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NELUMBO is a genus of aquatic plants with large, showy flowers . Members are commonly called LOTUS, though "lotus " is a name also applied to various other plants and plant groups, including the unrelated genus Lotus . Members outwardly resemble those in the family Nymphaeaceae
Nymphaeaceae
("water lilies"), but Nelumbo
Nelumbo
is actually very distant to Nymphaeaceae. "Nelumbo" is derived from the Sinhalese word Sinhalese : නෙළුම් neḷum, the name for the lotus Nelumbo nucifera
Nelumbo nucifera
.

There are only two known living species of lotus; Nelumbo nucifera
Nelumbo nucifera
is native to Asia
Asia
and is better-known. It is commonly cultivated; it is eaten and used in traditional Chinese medicine . This species is the floral emblem of both India
India
and Vietnam
Vietnam
.

The other lotus is Nelumbo lutea
Nelumbo lutea
and is native to North America
North America
and the Caribbean
Caribbean
. Horticultural hybrids have been produced between these two allopatric species .

There are several fossil species known from Cretaceous
Cretaceous
, Paleogene and Neogene
Neogene
aged strata throughout Eurasia
Eurasia
and North America
North America
.

CONTENTS

* 1 Species

* 1.1 Extant species * 1.2 Fossil species

* 2 Classification

* 2.1 APG * 2.2 Earlier classification systems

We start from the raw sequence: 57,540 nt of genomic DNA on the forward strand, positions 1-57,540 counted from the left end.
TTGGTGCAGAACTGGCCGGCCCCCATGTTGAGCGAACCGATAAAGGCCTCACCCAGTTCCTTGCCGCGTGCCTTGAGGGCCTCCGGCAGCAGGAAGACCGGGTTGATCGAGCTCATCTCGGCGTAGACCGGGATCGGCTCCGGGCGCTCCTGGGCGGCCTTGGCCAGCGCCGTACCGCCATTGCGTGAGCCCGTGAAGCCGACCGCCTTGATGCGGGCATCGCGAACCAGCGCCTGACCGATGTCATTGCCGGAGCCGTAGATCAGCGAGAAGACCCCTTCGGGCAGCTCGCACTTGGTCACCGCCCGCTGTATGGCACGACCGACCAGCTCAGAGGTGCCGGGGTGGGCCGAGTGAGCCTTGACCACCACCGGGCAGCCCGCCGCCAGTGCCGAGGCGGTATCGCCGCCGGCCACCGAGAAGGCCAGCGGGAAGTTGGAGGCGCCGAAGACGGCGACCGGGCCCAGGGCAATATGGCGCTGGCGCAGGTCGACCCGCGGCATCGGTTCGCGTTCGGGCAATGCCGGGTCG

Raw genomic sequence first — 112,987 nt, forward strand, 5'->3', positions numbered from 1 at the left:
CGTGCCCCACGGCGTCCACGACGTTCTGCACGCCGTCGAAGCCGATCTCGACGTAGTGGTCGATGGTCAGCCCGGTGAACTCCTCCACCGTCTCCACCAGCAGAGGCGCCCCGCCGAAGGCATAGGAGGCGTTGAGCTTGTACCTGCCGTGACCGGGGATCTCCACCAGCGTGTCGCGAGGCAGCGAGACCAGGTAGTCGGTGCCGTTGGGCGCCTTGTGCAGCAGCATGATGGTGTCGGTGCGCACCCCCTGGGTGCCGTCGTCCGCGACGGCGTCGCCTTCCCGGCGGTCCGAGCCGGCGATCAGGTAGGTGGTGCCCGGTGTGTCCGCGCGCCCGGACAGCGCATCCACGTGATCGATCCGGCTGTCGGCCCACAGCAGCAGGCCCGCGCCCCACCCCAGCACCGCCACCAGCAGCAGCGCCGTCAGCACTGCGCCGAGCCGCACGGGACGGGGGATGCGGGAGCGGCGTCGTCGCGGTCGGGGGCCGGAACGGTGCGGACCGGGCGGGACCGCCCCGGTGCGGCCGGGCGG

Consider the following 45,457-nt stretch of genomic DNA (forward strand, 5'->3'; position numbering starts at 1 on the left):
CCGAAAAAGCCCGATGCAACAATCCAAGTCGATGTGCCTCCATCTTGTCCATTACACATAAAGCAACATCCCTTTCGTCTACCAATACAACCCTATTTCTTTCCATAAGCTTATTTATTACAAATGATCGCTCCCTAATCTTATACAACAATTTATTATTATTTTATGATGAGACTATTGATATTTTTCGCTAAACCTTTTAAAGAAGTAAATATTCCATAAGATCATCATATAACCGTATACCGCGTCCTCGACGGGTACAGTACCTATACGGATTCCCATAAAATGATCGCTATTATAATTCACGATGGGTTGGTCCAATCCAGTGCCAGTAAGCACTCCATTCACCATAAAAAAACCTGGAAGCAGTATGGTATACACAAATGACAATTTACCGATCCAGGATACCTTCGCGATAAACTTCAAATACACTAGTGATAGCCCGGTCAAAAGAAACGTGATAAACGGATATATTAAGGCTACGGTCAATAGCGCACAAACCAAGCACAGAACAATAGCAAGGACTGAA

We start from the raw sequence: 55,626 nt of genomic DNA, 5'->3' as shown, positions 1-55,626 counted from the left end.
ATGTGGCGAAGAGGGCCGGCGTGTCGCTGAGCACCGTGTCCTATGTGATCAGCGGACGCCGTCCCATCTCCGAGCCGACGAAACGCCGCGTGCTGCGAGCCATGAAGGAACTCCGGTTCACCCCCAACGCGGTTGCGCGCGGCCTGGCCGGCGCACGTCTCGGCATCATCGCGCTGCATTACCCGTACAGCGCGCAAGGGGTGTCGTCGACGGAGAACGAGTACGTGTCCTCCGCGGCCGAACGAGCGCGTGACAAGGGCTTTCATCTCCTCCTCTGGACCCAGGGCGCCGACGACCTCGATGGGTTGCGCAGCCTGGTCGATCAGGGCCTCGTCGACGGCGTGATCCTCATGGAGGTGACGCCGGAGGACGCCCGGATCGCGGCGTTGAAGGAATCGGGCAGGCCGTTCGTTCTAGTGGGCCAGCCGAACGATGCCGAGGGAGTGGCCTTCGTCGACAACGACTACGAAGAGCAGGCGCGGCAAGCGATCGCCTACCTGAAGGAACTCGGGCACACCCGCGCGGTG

* 3 Characteristics

* 3.1 Superhydrophobicity * 3.2 Thermoregulation
Thermoregulation

* 4 Cultural significance * 5 References * 6 External links

SPECIES

N. lutea (American lotus) Nelumbo
Nelumbo
'Mrs. Perry D. Slocum'- Dried seed pod Lotus in lake, showing leaves, buds, flowers, seed heads

EXTANT SPECIES

* Nelumbo lutea
Nelumbo lutea
Willd. – American lotus ( Eastern United States
Eastern United States
, Mexico
Mexico
, Greater Antilles
Greater Antilles
, Honduras
Honduras
) * Nelumbo nucifera
Nelumbo nucifera
Gaertn. – sacred or Indian lotus, also known as the Rose of India
India
and the sacred water lily of Hinduism
Hinduism
and Buddhism
Buddhism
. It is the national flower of India
India
and Vietnam
Vietnam
. Its roots and seeds are also used widely in Asian cooking.

Nelumbo nucifera
Nelumbo nucifera
bud

FOSSIL SPECIES

* † Nelumbo aureavallis Hickey – Eocene
Eocene
( North Dakota
North Dakota
), described from leaves found in the Golden Valley Formation in North Dakota, USA. * † Nelumbo
Nelumbo
changchangensis Eocene, ( Hainan Island
Hainan Island
, China), described from several fossils of leaves, seedpods, and rhizomes from the Eocene-aged strata in the Changchang Basin, of Hainan Island. * † Nelumbo
Nelumbo
minima Pliocene
Pliocene
( Netherlands
Netherlands
), described from leaves and seedpods that suggest a very small plant. Originally described as a member of the genus Nelumbites , as "Nelumbites minimus." * † Nelumbo
Nelumbo
nipponica Eocene
Eocene
- Miocene
Miocene
, fossil leaves are known from Eocene-aged strata in Japan
Japan
, and Miocene-aged strata in Russia
Russia
. * † Nelumbo
Nelumbo
orientalis Cretaceous
Cretaceous
(Japan), one of the oldest known species, fossils are found in Cretaceous-aged strata of Japan. * † Nelumbo
Nelumbo
protolutea Eocene
Eocene
( Mississippi
Mississippi
), fossils of leaves strongly suggest a plant similar in form to the American lotus.

CLASSIFICATION

There is residual disagreement over which family the genus should be placed in. Traditional classification systems recognized Nelumbo
Nelumbo